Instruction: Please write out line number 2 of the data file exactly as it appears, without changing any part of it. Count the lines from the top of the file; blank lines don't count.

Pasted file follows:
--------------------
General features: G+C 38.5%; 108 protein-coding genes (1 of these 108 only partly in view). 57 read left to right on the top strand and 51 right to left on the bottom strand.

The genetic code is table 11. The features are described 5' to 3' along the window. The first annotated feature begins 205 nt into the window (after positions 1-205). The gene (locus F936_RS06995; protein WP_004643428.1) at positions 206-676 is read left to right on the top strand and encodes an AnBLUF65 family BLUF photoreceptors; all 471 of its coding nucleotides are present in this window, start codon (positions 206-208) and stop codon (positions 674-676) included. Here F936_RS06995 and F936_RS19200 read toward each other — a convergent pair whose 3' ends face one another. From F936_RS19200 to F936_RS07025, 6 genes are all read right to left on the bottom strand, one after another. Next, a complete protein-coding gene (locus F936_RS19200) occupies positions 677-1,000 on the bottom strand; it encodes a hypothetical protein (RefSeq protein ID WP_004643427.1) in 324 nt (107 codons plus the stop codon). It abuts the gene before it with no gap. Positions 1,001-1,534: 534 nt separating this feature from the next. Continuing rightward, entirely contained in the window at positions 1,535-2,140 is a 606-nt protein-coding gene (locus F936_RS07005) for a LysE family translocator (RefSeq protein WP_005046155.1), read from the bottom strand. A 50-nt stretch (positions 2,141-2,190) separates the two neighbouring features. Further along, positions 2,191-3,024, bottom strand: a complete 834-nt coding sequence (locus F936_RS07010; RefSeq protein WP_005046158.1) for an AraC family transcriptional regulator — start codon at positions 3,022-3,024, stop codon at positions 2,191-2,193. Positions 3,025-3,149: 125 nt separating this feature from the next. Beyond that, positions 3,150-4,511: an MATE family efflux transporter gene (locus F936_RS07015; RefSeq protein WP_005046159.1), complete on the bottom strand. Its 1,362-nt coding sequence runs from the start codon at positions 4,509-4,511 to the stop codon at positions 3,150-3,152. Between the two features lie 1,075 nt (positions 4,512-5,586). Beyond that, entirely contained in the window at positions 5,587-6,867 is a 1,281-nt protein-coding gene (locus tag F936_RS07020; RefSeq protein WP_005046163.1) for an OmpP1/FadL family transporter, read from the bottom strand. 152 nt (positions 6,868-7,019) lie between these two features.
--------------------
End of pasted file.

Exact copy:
The genetic code is table 11. The features are described 5' to 3' along the window. The first annotated feature begins 205 nt into the window (after positions 1-205). The gene (locus F936_RS06995; protein WP_004643428.1) at positions 206-676 is read left to right on the top strand and encodes an AnBLUF65 family BLUF photoreceptors; all 471 of its coding nucleotides are present in this window, start codon (positions 206-208) and stop codon (positions 674-676) included. Here F936_RS06995 and F936_RS19200 read toward each other — a convergent pair whose 3' ends face one another. From F936_RS19200 to F936_RS07025, 6 genes are all read right to left on the bottom strand, one after another. Next, a complete protein-coding gene (locus F936_RS19200) occupies positions 677-1,000 on the bottom strand; it encodes a hypothetical protein (RefSeq protein ID WP_004643427.1) in 324 nt (107 codons plus the stop codon). It abuts the gene before it with no gap. Positions 1,001-1,534: 534 nt separating this feature from the next. Continuing rightward, entirely contained in the window at positions 1,535-2,140 is a 606-nt protein-coding gene (locus F936_RS07005) for a LysE family translocator (RefSeq protein WP_005046155.1), read from the bottom strand. A 50-nt stretch (positions 2,141-2,190) separates the two neighbouring features. Further along, positions 2,191-3,024, bottom strand: a complete 834-nt coding sequence (locus F936_RS07010; RefSeq protein WP_005046158.1) for an AraC family transcriptional regulator — start codon at positions 3,022-3,024, stop codon at positions 2,191-2,193. Positions 3,025-3,149: 125 nt separating this feature from the next. Beyond that, positions 3,150-4,511: an MATE family efflux transporter gene (locus F936_RS07015; RefSeq protein WP_005046159.1), complete on the bottom strand. Its 1,362-nt coding sequence runs from the start codon at positions 4,509-4,511 to the stop codon at positions 3,150-3,152. Between the two features lie 1,075 nt (positions 4,512-5,586). Beyond that, entirely contained in the window at positions 5,587-6,867 is a 1,281-nt protein-coding gene (locus tag F936_RS07020; RefSeq protein WP_005046163.1) for an OmpP1/FadL family transporter, read from the bottom strand. 152 nt (positions 6,868-7,019) lie between these two features.